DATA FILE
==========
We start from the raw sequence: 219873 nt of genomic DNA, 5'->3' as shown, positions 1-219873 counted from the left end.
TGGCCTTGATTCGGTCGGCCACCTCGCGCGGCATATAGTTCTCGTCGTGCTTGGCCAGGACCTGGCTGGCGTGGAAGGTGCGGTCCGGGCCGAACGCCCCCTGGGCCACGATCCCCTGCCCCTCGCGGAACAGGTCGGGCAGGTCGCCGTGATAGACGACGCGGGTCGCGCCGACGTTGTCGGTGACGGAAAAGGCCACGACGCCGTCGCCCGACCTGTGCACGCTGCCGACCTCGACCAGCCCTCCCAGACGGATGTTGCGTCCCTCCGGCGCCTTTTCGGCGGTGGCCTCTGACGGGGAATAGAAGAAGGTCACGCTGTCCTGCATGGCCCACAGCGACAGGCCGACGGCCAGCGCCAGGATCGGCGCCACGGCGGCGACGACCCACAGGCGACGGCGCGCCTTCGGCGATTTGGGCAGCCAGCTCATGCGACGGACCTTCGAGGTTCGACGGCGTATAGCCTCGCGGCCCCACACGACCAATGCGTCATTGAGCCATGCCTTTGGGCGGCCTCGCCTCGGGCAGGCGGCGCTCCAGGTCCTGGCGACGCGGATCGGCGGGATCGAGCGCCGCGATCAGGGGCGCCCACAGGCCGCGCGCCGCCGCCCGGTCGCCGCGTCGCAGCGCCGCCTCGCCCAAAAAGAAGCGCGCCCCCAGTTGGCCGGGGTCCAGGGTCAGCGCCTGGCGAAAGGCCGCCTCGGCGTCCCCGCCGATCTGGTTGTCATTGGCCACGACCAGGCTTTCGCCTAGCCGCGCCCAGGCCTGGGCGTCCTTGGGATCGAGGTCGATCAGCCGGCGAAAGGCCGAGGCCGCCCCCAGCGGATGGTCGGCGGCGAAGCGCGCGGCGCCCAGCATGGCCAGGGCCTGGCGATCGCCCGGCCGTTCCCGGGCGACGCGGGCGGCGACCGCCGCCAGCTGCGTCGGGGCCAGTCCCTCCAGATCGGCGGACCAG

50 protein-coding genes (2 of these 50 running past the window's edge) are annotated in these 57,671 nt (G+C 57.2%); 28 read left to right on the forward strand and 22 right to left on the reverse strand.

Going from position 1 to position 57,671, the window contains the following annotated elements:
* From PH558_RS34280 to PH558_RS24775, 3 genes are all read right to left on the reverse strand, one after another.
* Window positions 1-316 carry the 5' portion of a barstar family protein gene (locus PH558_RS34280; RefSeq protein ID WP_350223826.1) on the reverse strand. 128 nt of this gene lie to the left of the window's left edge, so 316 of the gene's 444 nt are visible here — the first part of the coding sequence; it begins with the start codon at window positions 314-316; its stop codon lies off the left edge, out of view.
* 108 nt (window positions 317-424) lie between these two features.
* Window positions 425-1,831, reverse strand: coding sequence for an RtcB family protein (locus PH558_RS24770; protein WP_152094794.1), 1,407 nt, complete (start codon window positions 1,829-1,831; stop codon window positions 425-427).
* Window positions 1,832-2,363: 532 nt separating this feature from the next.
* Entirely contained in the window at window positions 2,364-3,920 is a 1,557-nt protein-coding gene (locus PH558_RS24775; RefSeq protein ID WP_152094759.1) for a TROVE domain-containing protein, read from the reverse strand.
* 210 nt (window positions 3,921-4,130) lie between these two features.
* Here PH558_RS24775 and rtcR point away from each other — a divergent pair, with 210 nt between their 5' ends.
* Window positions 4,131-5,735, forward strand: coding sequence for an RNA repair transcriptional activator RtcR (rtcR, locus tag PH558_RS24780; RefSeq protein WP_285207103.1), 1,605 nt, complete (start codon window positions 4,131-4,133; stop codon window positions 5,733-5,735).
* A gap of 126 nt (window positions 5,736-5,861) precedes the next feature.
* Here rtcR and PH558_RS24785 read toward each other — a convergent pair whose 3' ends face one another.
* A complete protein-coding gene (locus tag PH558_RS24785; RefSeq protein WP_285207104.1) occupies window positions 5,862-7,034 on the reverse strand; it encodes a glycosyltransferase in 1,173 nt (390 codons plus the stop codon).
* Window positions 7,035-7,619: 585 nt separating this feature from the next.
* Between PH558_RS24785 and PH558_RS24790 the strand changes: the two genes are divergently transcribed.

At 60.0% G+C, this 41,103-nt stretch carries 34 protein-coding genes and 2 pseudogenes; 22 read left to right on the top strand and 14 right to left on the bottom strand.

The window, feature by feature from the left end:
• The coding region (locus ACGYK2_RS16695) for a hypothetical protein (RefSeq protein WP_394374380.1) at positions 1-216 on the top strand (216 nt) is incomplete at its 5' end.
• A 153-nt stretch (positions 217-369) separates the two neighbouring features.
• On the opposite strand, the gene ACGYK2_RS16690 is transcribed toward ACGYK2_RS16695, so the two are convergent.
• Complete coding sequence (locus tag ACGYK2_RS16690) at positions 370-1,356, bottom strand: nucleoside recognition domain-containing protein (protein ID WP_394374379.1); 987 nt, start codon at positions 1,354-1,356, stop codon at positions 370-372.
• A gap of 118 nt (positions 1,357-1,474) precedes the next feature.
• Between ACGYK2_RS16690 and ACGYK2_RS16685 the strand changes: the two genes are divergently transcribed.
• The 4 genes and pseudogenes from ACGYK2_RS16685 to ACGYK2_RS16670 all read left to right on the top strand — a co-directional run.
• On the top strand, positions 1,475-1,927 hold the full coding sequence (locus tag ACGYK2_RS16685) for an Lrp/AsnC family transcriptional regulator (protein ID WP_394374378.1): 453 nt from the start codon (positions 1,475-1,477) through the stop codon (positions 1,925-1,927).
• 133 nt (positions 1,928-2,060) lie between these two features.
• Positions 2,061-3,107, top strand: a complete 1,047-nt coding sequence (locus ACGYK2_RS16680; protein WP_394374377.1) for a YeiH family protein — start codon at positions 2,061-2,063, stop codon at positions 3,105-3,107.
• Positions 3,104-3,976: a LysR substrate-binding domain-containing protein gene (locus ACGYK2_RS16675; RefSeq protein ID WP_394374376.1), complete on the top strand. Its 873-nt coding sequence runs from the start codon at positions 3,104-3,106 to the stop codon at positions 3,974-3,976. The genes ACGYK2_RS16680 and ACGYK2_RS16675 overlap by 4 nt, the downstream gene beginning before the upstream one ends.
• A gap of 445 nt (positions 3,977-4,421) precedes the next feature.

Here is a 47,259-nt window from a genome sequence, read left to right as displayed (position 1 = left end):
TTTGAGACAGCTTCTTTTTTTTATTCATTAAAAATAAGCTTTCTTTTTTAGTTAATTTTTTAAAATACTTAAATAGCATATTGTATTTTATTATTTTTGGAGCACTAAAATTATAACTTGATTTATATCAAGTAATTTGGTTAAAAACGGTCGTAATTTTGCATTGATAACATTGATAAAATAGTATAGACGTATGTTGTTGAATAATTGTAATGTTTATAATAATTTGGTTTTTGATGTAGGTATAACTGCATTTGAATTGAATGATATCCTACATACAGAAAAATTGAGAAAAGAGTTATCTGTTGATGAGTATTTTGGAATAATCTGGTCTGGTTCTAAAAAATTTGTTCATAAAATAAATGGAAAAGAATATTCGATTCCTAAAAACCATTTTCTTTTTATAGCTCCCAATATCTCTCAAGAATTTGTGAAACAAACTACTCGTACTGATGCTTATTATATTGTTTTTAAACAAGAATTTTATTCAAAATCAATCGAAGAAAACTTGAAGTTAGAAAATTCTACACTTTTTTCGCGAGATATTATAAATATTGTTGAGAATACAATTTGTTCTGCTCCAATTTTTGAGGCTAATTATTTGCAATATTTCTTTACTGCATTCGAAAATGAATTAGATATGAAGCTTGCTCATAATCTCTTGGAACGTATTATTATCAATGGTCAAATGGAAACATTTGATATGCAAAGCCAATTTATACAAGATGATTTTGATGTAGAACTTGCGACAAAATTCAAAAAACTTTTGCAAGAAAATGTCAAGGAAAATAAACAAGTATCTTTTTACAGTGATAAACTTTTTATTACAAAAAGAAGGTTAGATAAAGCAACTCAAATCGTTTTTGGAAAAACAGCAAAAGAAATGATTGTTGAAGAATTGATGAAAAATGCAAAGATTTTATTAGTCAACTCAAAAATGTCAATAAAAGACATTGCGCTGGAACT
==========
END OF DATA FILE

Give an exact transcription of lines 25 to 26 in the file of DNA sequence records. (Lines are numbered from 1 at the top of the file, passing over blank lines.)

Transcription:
• A gap of 118 nt (positions 1,357-1,474) precedes the next feature.
• Between ACGYK2_RS16690 and ACGYK2_RS16685 the strand changes: the two genes are divergently transcribed.